Intrauterine Growth Restriction Decreases Endochondral Ossification and Bone Strength in Female Rats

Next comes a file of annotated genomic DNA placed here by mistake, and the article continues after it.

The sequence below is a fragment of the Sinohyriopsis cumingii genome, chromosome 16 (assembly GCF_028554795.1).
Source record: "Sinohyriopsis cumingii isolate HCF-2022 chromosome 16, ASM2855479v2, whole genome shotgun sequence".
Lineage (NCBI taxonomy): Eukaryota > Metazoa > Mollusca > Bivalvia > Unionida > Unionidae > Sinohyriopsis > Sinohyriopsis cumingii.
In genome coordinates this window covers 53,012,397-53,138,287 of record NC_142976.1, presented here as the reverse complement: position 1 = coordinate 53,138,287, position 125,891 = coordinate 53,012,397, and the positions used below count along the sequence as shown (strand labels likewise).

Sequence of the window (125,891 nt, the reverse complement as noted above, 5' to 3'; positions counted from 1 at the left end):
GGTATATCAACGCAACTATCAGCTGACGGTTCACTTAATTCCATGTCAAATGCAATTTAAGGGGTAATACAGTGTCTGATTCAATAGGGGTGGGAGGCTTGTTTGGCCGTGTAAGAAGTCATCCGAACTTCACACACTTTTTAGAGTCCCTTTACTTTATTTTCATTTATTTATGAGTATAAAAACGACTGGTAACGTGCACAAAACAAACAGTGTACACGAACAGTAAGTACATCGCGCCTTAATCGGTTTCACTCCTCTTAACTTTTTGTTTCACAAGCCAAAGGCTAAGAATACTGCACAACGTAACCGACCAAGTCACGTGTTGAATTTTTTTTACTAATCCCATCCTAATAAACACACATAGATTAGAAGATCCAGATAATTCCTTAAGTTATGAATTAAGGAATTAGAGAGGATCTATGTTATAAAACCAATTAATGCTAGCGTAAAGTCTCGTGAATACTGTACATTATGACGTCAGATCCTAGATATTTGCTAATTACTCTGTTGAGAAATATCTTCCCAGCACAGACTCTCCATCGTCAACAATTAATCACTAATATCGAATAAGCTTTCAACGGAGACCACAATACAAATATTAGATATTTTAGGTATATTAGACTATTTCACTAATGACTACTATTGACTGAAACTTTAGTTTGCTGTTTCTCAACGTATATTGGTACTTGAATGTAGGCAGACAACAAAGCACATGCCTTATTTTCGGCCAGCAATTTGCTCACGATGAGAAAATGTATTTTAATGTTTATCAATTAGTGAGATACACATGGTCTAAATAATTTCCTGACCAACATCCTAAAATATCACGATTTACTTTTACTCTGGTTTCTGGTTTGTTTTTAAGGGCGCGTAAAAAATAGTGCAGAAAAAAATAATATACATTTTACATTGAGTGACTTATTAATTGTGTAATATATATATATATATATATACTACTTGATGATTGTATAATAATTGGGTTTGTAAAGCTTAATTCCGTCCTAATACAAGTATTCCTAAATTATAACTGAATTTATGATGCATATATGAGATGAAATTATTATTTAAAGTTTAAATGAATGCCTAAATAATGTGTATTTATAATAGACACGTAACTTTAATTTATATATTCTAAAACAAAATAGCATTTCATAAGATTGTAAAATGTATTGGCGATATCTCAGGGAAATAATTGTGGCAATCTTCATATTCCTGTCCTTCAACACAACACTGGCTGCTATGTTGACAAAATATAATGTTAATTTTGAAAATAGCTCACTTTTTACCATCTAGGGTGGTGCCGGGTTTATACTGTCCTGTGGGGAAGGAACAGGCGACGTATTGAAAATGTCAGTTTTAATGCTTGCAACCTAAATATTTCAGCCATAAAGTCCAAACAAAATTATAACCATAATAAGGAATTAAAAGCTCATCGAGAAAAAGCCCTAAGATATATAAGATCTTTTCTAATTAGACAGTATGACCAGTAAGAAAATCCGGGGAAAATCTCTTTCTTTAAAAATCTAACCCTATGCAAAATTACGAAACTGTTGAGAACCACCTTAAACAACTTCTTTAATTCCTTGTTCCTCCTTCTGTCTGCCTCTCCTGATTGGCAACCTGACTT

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Intrauterine growth restriction (IUGR) modifications to postnatal skeletal growth may increase adult fracture, especially in females who have greater risk of osteoporosis. Little is known about the effect of IUGR on the patterns of postnatal endochondral ossification and bone development. Here for the first time we reveal bone formation, mineralization, and strength in IUGR female rats during early postnatal life and adulthood. Endochondral ossification rate of the hypertrophic zone (HZ) and hypertrophic cell length (HCL) at distal femur and proximal tibia, and primary ossification center (POC) of the whole femur and tibia were quantified at birth to day 21. Bone area (BA), bone mineral content (BMC), and bone density by dual-energy X-ray absorptiometry and bone strength determined from three-point bending were measured at days 21 and 120. IUGR femur and tibia HZ, HCL, and POC were significantly diminished at birth to day 21. IUGR decreased BA and BMC as well as femur/tibia diameter, length, stiffness, and peak load values at days 21 and 120. Our findings demonstrate a negative long-term effect of IUGR on bone size, mineral content, and strength in weanling and adult female rats. We speculate that IUGR decreases endochondral ossification responsiveness, and in turn, postnatal linear skeletal growth, mineralization, and strength in female rats.

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